Panel Study: Definition and Examples

Panel studies are a type of longitudinal study that involves sampling a cross-section of individuals, known as the “panel,” at specific intervals for an extended period.

When to Use

These studies are used to measure people’s behaviors over time, specifically their opinions, feelings, emotions, and thoughts. Researchers in panel studies collect information on the same individuals and gather data repeatedly at different points during the study.

These studies are typically used to analyze consumer purchasing habits, the effectiveness of an advertisement campaign, or the projected product sales.

However, they can also be used to research changes in household composition or stability in voting intentions over time. Panel survey data is typically collected through interviews and online surveys.

longitudinal panel research


Efficient and cost-effective

As participants willingly participate in panel surveys, these types of studies tend to have high response rates.

The process is continuous, and panels are easy to recruit and monitor, making the process quick and cost-efficient.

Diverse and extensive data

Researchers can collect data from a diverse range of subjects and collect large amounts of information from the same group of respondents.


It is much easier to find respondents from a panel than it is to recruit and enroll responses from random individuals.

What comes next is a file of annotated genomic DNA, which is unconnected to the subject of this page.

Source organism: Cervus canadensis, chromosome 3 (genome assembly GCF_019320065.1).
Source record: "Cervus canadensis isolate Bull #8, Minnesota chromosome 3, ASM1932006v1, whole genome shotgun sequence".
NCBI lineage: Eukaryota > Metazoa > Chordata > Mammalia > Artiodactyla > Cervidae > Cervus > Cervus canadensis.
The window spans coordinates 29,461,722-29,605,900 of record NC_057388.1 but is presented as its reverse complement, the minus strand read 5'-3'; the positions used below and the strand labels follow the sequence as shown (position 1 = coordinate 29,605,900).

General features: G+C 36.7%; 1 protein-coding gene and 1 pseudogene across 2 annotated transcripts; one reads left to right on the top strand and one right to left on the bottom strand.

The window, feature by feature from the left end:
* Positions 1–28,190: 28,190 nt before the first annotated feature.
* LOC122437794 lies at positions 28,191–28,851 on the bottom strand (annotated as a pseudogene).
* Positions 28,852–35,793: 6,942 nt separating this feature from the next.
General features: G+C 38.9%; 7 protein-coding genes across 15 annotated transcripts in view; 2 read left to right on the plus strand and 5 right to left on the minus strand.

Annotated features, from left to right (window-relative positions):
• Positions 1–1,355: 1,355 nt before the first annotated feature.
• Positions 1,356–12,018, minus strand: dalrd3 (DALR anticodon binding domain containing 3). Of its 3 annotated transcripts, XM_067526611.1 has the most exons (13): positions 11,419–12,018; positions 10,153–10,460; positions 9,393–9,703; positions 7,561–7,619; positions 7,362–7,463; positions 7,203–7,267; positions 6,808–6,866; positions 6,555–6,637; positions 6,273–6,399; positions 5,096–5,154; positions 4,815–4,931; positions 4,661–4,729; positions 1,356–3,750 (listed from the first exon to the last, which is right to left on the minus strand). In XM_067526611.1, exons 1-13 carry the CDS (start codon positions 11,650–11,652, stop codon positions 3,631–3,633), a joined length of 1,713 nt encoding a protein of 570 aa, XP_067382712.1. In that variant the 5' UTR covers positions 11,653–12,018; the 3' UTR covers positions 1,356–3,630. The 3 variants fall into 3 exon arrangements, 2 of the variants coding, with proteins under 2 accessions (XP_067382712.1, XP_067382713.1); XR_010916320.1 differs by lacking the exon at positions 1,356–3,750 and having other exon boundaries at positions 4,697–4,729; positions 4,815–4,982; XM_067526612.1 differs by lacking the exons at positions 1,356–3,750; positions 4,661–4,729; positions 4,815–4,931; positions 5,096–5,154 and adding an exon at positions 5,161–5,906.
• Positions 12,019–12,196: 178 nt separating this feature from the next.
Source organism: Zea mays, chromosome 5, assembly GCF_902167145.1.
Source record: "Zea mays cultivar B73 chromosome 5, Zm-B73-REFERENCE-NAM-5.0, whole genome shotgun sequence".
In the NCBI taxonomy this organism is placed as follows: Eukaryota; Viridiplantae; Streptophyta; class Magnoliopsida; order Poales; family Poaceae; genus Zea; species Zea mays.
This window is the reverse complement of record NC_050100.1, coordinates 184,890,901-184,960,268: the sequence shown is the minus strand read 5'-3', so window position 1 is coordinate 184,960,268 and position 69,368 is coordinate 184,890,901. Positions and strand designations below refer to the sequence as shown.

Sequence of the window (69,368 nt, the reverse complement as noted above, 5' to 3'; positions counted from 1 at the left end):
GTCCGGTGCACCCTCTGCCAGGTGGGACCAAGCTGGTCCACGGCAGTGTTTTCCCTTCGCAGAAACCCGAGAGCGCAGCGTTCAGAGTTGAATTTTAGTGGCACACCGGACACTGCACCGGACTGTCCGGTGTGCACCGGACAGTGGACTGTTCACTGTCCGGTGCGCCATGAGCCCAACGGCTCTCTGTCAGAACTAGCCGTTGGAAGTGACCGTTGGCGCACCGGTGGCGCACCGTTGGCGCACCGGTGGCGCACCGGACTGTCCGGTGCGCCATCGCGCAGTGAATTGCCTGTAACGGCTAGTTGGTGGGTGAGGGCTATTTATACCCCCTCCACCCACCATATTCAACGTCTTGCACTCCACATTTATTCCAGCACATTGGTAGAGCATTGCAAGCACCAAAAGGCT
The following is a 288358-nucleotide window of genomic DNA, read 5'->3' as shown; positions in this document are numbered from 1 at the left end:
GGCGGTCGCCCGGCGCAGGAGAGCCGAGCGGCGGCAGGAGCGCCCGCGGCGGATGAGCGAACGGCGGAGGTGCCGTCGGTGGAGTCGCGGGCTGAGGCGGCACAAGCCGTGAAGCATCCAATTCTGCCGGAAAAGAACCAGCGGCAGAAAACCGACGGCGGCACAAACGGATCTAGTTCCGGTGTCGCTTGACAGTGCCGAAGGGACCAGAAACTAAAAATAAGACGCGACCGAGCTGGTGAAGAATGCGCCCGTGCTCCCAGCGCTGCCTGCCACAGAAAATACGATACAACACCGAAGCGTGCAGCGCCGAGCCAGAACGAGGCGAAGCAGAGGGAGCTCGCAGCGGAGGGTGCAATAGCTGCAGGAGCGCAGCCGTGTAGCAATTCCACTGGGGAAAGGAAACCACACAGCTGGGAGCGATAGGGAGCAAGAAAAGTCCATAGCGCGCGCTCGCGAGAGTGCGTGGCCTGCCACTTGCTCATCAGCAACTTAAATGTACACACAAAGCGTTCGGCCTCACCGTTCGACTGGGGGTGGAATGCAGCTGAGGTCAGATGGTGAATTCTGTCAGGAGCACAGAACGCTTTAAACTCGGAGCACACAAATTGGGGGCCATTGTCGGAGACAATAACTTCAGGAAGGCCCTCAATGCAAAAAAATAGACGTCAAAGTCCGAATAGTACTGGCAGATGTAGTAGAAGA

Difficulty with attrition

Panel studies require long-term time investments so that initial samples might be lost to deaths, migration, or loss of interest in the study.

Response bias

People become experienced interviewees, so questions asked earlier in the study might influence future responses.

Or, if the same questions are asked, it is likely that respondents will answer the same way they did previously because they remember the study.

Change in population over time

Because panel studies are longitudinal in nature, it is possible that the sample may become less representative of the population over time.

In addition, there could be other demographics that need to be taken into consideration but were not included during the initial study design.


  • Studying whether continued exposure to violence on television programs impedes the development of aggressive behavior patterns among elementary and high school children (Milavsky et al., 1982).
  • Studying the effect of this attrition on the unconditional distributions of several socioeconomic variables and on the estimates of several sets of regression coefficients (also known as The Michigan Panel Study of Income Dynamics) (Fitzgerald, Gottschalk, & Moffitt, 1998).
  • Examining the relationship between management diversity and firm performance in the case of women in top executive jobs and on boards of directors (Smith, Smith, & Verner, 2006).
  • Analyzing changes in depression following a divorce (Menaghan & Lieberman, 1986).
  • Investigating whether ethnic media use leads to stronger ethnic identification over time (Jeffres, 2000).